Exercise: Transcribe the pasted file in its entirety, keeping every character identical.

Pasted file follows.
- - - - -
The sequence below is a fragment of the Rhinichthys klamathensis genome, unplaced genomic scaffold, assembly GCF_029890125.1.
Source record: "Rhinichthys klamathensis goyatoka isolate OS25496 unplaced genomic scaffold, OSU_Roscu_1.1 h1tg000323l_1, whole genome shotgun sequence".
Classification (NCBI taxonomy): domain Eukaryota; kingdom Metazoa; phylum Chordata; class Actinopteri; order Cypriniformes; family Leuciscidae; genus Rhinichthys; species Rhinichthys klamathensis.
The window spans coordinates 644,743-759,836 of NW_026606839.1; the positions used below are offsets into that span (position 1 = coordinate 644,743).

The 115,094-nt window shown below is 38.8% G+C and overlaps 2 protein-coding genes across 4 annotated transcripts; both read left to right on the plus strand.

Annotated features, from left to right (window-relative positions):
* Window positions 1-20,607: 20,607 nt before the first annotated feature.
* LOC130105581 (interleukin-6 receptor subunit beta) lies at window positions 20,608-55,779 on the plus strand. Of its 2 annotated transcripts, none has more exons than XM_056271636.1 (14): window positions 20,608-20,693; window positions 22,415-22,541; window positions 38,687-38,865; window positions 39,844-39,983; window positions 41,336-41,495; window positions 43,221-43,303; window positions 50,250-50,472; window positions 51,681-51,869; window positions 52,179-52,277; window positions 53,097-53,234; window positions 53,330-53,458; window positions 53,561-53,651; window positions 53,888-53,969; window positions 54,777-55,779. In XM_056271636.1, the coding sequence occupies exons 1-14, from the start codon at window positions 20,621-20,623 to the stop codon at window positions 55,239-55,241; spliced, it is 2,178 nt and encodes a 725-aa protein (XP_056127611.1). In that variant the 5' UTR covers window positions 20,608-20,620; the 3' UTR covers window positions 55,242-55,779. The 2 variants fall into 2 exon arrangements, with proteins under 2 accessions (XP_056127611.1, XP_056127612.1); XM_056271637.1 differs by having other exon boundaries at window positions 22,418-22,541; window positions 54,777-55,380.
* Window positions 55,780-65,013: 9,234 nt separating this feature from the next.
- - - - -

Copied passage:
The sequence below is a fragment of the Rhinichthys klamathensis genome, unplaced genomic scaffold, assembly GCF_029890125.1.
Source record: "Rhinichthys klamathensis goyatoka isolate OS25496 unplaced genomic scaffold, OSU_Roscu_1.1 h1tg000323l_1, whole genome shotgun sequence".
Classification (NCBI taxonomy): domain Eukaryota; kingdom Metazoa; phylum Chordata; class Actinopteri; order Cypriniformes; family Leuciscidae; genus Rhinichthys; species Rhinichthys klamathensis.
The window spans coordinates 644,743-759,836 of NW_026606839.1; the positions used below are offsets into that span (position 1 = coordinate 644,743).

The 115,094-nt window shown below is 38.8% G+C and overlaps 2 protein-coding genes across 4 annotated transcripts; both read left to right on the plus strand.

Annotated features, from left to right (window-relative positions):
* Window positions 1-20,607: 20,607 nt before the first annotated feature.
* LOC130105581 (interleukin-6 receptor subunit beta) lies at window positions 20,608-55,779 on the plus strand. Of its 2 annotated transcripts, none has more exons than XM_056271636.1 (14): window positions 20,608-20,693; window positions 22,415-22,541; window positions 38,687-38,865; window positions 39,844-39,983; window positions 41,336-41,495; window positions 43,221-43,303; window positions 50,250-50,472; window positions 51,681-51,869; window positions 52,179-52,277; window positions 53,097-53,234; window positions 53,330-53,458; window positions 53,561-53,651; window positions 53,888-53,969; window positions 54,777-55,779. In XM_056271636.1, the coding sequence occupies exons 1-14, from the start codon at window positions 20,621-20,623 to the stop codon at window positions 55,239-55,241; spliced, it is 2,178 nt and encodes a 725-aa protein (XP_056127611.1). In that variant the 5' UTR covers window positions 20,608-20,620; the 3' UTR covers window positions 55,242-55,779. The 2 variants fall into 2 exon arrangements, with proteins under 2 accessions (XP_056127611.1, XP_056127612.1); XM_056271637.1 differs by having other exon boundaries at window positions 22,418-22,541; window positions 54,777-55,380.
* Window positions 55,780-65,013: 9,234 nt separating this feature from the next.